Since 1978, May has been the time designated to honor the achievements and history of Asian and Pacific Islander people in the United States. What began as a week, formally set aside by Congress, has since become Asian/Pacific American Heritage Month. And thanks to the stellar work of Barnard’s faculty, the College has much to celebrate (not just in May, but throughout the year).
See below for a sample of the scholarship being done — in literature, architecture, psychology, and more — by some of Barnard’s most esteemed faculty members.
Kadambari Baxi — professor of professional practice in architecture — creates design, media, and spatial projects. Currently, she is working on projects that address concerns for climate justice, fair labor, and reproductive rights. Baxi’s projects offer ways to view architecture from within many other domains and highlight what is often outside its frame. Conversely, her work mobilizes art, design, and architectural concepts for diverse yet specific ways to see the world — while reflecting on how to change it.
Fun fact: Professor Baxi’s recent projects include Trigger Planting and Found (abortion) Monument, two installations advocating for reproductive freedom. She co-created WBYA? (Who Builds Your Architecture?), a coalition of architects, activists, scholars, and educators that examines the links between labor, architecture, and the global networks that form around building buildings. The coalition has organized a series of exhibitions that advocate for fair labor practices by examining the challenges that migrant construction workers face on architectural sites worldwide.
Assistant professor of pre-modern Chinese civilization and humanities Jue Guo is a social and cultural historian of early China whose scholarly work lies at the intersection of history and archaeology. Guo, who is also the co-chair of Columbia’s Early China Seminar Series, uses historical sources and archaeological materials — settlement data and material culture, entombed objects, and excavated manuscripts — to understand past complex societies, with a geographical focus on southern China.
Fun fact: Professor Guo’s research interests include divination and spirits, talismanic objects, death rituals, and concepts of the dead in early and medieval China.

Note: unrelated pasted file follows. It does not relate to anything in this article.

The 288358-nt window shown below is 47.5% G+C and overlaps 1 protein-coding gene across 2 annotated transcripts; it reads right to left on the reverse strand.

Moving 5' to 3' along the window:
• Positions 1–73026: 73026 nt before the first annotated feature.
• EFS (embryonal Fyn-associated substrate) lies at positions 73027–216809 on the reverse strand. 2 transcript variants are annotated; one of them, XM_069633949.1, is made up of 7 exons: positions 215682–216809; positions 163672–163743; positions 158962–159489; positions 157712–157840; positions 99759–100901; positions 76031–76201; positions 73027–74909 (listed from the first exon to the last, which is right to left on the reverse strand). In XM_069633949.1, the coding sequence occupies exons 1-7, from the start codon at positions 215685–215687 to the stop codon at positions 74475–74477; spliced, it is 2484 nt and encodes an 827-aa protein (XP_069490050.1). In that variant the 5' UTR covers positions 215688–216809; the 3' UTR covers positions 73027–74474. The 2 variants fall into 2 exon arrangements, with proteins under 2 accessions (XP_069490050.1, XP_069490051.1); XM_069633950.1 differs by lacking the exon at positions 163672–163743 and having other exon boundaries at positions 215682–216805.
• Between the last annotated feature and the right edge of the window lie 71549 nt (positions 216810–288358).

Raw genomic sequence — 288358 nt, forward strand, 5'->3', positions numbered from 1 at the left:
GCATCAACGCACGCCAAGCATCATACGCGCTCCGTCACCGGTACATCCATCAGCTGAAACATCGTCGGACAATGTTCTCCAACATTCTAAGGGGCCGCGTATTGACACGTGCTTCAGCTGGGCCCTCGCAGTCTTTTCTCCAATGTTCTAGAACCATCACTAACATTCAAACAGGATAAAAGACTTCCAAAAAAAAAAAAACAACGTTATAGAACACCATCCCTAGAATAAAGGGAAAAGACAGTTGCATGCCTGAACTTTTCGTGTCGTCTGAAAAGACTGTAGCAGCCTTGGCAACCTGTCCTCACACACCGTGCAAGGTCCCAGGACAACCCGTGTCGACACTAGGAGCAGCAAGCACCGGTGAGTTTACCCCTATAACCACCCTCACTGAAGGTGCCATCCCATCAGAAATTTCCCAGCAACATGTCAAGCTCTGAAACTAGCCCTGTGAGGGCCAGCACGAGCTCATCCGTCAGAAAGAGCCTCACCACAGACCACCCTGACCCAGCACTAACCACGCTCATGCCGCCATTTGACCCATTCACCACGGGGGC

Sabrina Jhanwar, an adjunct assistant professor of psychology, specializes in health psychology. Her research examines patient reported outcomes, decision-making, and the quality of life in women before and after cancer treatments.
Fun fact: Professor Jhanwar believes in the importance of using research to tailor interventions for individuals and their families. With a strong background in clinical research, Jhanwar uses evidence-based therapies — such as cognitive behavioral therapy (CBT) — in her patient care and treatment.
Hisham Matar is a professor of professional practice in English and Asian and Middle Eastern cultures. His debut novel, In the Country of Men, was shortlisted for the Man Booker Prize and The Guardian First Book Award. He received the 2017 Pulitzer Prize for his 2016 memoir, The Return. Matar’s work has been translated into 30 languages. He is the founder of the Barnard International Artists Series, a forum that hosts internationally renowned writers, filmmakers, dancers, architects, and more on campus for students to consider the world through the works of living artists.
Fun fact: Professor Matar’s latest, the novella The Boys: An Adventure (April 2023), will be featured alongside a suite of drawings that correspond to the narrative at the Ingleby Gallery in Edinburgh, Scotland, until June 10.
Director of Barnard’s Organic Chemistry Labs, senior lecturer Meena Rao is responsible for the technical aspects of making sure students have a safe and productive classroom experience while conducting experiments and proving theorems. Her research interests include organic chemistry and laboratory management.
Fun fact: Professor Rao taught the fun-filled course The Jazz of Chemistry earlier this academic year to show students a creative approach to chemistry. The course led students on a journey to explore how the science permeates nearly every aspect — cosmetics, art, and even food — of their lives.
Assistant professor of architecture Anooradha Iyer Siddiqi specializes in the histories of architecture, modernity, and migration to center African and South Asian questions of historicity and archives, heritage politics, and feminist and colonial practices. Thinking through objects, buildings, and landscapes, Siddiqi examines intellectual histories and diverse forms of esthetic practice and cultural production.
Fun fact: Professor Siddiqi's forthcoming book Architecture of Migration: The Dadaab Refugee Camps and Humanitarian Settlement, to be published in January 2024, analyzes the history, visual rhetoric, and spatial politics of the Dadaab refugee camps in northeastern Kenya.
Professor of psychology and Africana studies Colin Wayne Leach is a social and personality psychologist and an elected fellow of the Society of Experimental Social Psychology and the Society of Personality and Social Psychology. His research focuses on status and morality in identity, emotion, and motivation, as well as protest and resistance. He is the co-editor of the volumes Societal Change (2013), The Social Life of Emotions (2004), Immigrant Life in the U.S. (2003), and Psychology as Politics (2001).